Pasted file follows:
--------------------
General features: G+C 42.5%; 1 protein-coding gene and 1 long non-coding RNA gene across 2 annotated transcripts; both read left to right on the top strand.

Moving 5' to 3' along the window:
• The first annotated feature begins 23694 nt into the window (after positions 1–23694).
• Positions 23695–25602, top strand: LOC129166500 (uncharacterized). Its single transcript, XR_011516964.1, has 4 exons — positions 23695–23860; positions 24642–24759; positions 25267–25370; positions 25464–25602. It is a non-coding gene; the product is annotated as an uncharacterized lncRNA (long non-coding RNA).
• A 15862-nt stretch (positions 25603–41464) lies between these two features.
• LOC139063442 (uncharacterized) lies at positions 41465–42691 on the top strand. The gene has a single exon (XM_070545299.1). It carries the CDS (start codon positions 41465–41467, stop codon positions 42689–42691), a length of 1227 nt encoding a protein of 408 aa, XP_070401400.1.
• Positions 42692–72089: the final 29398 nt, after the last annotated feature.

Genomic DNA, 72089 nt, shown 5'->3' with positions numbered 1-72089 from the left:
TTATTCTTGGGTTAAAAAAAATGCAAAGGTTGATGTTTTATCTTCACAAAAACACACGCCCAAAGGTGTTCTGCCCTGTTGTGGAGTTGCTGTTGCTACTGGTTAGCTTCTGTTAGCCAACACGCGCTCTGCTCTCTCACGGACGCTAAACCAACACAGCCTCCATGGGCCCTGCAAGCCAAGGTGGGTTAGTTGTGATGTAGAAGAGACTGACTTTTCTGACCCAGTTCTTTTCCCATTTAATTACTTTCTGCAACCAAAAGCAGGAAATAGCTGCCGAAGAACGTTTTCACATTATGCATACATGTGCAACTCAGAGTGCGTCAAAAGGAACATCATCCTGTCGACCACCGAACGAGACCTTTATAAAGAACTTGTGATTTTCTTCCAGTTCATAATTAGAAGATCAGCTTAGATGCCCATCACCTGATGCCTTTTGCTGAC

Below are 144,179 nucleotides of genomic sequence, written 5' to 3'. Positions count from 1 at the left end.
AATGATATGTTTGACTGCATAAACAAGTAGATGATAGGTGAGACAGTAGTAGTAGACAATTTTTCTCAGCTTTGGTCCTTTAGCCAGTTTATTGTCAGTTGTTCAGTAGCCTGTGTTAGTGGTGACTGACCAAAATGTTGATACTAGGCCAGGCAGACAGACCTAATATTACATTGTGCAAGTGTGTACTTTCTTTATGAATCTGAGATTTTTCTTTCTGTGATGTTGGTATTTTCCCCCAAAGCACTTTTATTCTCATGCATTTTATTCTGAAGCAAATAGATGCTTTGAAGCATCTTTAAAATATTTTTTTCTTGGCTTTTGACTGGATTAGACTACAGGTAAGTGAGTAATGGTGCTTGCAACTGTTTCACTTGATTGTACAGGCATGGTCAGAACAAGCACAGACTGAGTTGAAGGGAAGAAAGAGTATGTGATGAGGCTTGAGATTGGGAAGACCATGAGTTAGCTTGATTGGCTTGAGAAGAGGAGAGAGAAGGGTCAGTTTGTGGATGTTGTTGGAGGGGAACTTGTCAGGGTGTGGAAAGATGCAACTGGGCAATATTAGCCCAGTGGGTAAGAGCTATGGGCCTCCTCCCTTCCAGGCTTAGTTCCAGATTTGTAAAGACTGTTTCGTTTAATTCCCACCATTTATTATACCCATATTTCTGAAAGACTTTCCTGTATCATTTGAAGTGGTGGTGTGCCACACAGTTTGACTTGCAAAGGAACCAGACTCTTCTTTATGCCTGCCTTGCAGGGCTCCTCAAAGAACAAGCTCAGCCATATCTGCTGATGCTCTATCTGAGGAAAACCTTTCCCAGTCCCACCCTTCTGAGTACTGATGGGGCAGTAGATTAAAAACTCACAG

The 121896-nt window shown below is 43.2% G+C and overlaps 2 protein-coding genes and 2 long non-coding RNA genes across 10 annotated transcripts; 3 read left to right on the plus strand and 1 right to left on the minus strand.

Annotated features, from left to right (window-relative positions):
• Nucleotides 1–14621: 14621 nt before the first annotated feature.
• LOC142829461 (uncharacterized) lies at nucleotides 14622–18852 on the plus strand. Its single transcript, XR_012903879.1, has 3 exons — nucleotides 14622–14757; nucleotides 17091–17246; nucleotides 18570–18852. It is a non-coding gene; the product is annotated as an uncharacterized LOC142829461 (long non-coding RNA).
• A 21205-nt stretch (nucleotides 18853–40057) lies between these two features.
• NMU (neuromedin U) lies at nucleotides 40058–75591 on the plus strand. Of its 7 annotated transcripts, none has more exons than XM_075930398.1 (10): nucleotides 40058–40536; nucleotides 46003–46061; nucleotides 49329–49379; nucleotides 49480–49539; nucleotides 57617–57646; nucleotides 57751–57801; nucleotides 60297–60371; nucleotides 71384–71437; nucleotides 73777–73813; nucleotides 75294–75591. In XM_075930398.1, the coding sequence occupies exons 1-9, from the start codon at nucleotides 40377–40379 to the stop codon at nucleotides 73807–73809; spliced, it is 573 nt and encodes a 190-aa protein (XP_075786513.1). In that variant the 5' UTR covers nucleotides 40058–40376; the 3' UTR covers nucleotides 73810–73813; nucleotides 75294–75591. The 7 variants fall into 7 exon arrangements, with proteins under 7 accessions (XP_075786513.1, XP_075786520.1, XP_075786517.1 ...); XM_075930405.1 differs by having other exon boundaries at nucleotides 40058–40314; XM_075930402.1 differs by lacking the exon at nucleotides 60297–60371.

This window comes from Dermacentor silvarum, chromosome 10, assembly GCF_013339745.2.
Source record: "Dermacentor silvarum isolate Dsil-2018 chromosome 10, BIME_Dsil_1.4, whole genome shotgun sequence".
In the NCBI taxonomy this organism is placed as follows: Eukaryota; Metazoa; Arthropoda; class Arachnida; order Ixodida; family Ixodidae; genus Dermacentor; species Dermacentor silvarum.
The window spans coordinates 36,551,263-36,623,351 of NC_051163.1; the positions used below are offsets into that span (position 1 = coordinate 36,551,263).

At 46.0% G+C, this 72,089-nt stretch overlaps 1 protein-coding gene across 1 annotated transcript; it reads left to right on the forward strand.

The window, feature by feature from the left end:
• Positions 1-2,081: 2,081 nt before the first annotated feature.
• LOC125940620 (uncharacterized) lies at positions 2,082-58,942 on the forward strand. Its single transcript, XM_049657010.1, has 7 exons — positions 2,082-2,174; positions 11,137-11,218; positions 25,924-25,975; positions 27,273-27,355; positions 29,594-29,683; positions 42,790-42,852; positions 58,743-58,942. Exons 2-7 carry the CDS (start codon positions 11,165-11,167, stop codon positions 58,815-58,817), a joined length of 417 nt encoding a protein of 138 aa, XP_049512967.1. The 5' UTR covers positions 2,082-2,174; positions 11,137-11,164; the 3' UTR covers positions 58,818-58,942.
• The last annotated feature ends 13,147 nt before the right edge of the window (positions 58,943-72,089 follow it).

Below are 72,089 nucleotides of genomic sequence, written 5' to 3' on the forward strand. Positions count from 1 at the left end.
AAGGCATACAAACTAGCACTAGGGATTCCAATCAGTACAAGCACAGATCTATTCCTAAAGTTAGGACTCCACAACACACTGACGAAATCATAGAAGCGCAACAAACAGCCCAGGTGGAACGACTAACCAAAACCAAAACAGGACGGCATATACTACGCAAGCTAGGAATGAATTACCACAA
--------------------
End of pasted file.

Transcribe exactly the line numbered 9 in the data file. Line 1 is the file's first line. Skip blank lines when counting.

TTATTCTTGGGTTAAAAAAAATGCAAAGGTTGATGTTTTATCTTCACAAAAACACACGCCCAAAGGTGTTCTGCCCTGTTGTGGAGTTGCTGTTGCTACTGGTTAGCTTCTGTTAGCCAACACGCGCTCTGCTCTCTCACGGACGCTAAACCAACACAGCCTCCATGGGCCCTGCAAGCCAAGGTGGGTTAGTTGTGATGTAGAAGAGACTGACTTTTCTGACCCAGTTCTTTTCCCATTTAATTACTTTCTGCAACCAAAAGCAGGAAATAGCTGCCGAAGAACGTTTTCACATTATGCATACATGTGCAACTCAGAGTGCGTCAAAAGGAACATCATCCTGTCGACCACCGAACGAGACCTTTATAAAGAACTTGTGATTTTCTTCCAGTTCATAATTAGAAGATCAGCTTAGATGCCCATCACCTGATGCCTTTTGCTGAC